# Measures¶

## Density function¶

The pyProximation implements two different scenarios for measure spaces:
1. Continuous case, where support of the measure is given as a compact subspace (box) of $$\mathbb{R}^n$$, and
2. Discrete case, where a finite set of points and their weights are given.

### Continuous measure spaces¶

For the continuous case, generally assume that the support of the measure is a product of closed interval, i.e., $$\prod_{i=1}^{n}[a_i, b_i]$$, where for each i, $$a_i<b_i$$. Such a set can be defined as a list of ordered pairs of real numbers as [(a1, b1), (a2, b2), ..., (an, bn)]. Moreover, when we speak about a subset of the support, we always refer to a box, defined as a list of 2-tuples.

In this case, the measure is given implicitly as a density function $$w(x)$$. So the measure of a set S is given by

$\mu(S) = \int_S w(x)dx.$

For example, the following code defines the Lebesgue measure on $$[-1, 1]\times[-1, 1]$$ and finds the measure of the set $$[0, 1]\times[-1, 0]$$:

# import the Measure class
from pyProximation import Measure
# define the support of the measure
D = [(-1, 1), (-1, 1)]
# define the measure with the constant density 1
M = Measure(D, 1)
# define a set called S
S = [(0, 1), (-1, 0)]
# find the measure of the set S
print M.measure(S)


### Discrete measure spaces¶

In this case, the measure is basically a convex combination of Dirac measure. Given a set $$X=\{x_1, \dots, x_n\}$$ and corresponding non-negative weights $$w_1,\dots, w_n$$, one defines a measure as $$\mu = \sum_{i=1}^n w_i \delta_{x_i}$$. Then the measure of a subset $$S=\{x_{i_1},\dots,x_{i_k}\}$$ of X is given by

$\mu(S) = \int_S d\mu = \sum_{j=1}^k w_{i_j}$

The following is a sample code for discrete case:

# import the Measure class
from pyProximation import Measure
# define the support and density
D = {'x1':1, 'x2':.5, 'x3':1.1, 'x4':.6}
# define the measure
M = Measure(D)
# define a set called S
S = ['x2', 'x3']
# find the measure of the set S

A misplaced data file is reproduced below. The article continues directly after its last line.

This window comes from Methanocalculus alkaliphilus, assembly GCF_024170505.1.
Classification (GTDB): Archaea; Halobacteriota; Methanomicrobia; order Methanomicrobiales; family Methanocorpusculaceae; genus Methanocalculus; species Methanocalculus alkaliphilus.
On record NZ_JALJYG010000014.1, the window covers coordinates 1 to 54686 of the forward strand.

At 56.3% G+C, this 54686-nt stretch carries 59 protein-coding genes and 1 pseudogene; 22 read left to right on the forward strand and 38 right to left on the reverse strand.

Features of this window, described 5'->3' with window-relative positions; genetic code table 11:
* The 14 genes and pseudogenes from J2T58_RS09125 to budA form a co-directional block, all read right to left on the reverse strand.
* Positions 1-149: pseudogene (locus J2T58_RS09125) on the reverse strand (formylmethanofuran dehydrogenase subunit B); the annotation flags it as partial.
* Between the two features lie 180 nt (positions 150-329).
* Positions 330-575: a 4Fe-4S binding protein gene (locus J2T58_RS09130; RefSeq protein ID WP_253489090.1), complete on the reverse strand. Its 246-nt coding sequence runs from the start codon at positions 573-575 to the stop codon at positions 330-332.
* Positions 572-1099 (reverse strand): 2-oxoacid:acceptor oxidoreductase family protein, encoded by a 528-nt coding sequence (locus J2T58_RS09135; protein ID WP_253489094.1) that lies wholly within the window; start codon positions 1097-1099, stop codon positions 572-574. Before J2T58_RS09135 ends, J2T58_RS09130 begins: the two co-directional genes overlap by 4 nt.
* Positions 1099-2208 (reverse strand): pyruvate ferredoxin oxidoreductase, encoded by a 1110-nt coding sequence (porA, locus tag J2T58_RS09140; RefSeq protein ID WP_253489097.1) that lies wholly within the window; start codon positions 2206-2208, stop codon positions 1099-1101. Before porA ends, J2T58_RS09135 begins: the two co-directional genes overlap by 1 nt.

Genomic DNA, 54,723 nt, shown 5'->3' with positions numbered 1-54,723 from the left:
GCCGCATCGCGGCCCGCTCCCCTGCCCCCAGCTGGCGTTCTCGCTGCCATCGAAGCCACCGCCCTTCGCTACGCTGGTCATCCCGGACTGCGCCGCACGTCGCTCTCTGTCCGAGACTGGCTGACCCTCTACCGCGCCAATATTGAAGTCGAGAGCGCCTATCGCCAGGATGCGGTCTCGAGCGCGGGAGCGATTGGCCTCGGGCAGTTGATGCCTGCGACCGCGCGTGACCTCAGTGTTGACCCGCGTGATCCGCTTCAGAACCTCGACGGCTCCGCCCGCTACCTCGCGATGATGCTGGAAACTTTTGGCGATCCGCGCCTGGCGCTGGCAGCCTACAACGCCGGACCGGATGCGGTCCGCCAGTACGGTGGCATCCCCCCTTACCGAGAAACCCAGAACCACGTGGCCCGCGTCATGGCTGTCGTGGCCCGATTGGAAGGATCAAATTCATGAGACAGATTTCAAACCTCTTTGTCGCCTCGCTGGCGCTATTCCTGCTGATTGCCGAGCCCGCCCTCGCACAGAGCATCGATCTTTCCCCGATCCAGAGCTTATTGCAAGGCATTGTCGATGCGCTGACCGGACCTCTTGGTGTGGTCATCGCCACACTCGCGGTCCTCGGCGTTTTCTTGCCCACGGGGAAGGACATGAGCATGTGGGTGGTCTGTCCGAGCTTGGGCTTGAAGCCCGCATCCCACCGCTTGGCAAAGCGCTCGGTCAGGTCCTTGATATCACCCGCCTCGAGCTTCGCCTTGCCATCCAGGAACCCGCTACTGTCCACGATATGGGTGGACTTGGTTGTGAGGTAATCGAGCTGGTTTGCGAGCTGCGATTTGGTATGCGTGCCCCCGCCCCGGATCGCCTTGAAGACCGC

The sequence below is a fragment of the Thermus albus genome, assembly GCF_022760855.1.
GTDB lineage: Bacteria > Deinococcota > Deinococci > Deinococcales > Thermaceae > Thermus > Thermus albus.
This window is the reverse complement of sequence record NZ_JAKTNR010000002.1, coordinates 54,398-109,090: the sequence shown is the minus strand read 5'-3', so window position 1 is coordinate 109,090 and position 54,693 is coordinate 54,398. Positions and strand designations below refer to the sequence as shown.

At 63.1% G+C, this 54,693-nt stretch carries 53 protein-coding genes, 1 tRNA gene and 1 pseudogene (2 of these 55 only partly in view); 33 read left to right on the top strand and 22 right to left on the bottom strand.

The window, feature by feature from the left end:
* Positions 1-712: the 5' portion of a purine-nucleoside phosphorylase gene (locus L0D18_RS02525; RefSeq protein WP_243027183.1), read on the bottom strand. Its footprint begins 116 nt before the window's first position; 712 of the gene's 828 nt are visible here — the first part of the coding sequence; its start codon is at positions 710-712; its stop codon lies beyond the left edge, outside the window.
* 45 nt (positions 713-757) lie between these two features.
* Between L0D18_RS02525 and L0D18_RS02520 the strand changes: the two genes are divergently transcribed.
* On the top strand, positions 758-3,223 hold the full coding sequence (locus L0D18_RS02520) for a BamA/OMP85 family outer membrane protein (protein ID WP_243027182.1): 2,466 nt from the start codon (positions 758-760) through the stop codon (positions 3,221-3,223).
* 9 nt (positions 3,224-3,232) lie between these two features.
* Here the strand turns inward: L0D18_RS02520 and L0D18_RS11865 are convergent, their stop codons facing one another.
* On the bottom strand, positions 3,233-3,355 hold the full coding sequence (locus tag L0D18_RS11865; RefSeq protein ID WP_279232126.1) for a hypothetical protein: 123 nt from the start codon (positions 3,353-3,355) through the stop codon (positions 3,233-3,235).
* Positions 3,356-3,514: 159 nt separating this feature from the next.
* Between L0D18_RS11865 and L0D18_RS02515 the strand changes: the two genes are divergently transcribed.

print M.measure(S)


## Integrals¶

Suppose that a measure space $$(X, \mu)$$ and a measurable function f on X are given. The method integral computes $$\int_X fd\mu$$. If $$\mu$$ is discrete, then f can be a dictionary with keys as points of domain and values as evaluation at each point. Otherwise, f is simply a numerical function:

from pyProximation import Measure
from numpy import sqrt
# define the density function
w = lambda x:1./sqrt(1.-x**2)
# define the support
D = [(-1, 1)]
# initiate the measure space
M = Measure(D, w)
# set f(x) = x^2
f = lambda x: x**2
# integrate f(x) w.r.t. w(x)
print M.integral(f)


Or in two dimensions:

from pyProximation import Measure
from numpy import sqrt
# define the density function
w = lambda x, y:y**2/sqrt(1.-x**2)
# define the support
D = [(-1, 1), (-1, 1)]
# initiate the measure space
M = Measure(D, w)
# set f(x, y) = x^2 + y
f = lambda x, y: x**2 + y
# integrate f(x, y) w.r.t. w(x, y)
print M.integral(f)


## p-norms¶

Given a measure space $$(X, \mu)$$ and a measurable function f, the p-norm of f, for a positive p is defined as:

$\| f \|_p =\left(\int_{X} |f|^p d\mu\right)^{1/p}.$

The method norm(p, f) calculates the above quantity.

## Drawing samples¶

Suppose that $$(X, \mu)$$ is a measure space and one wishes to draw a sample of size n from X according to the distribution $$\mu$$. This can be done by the method sample(n) which returns a list of n random points from the support, according to $$\mu$$.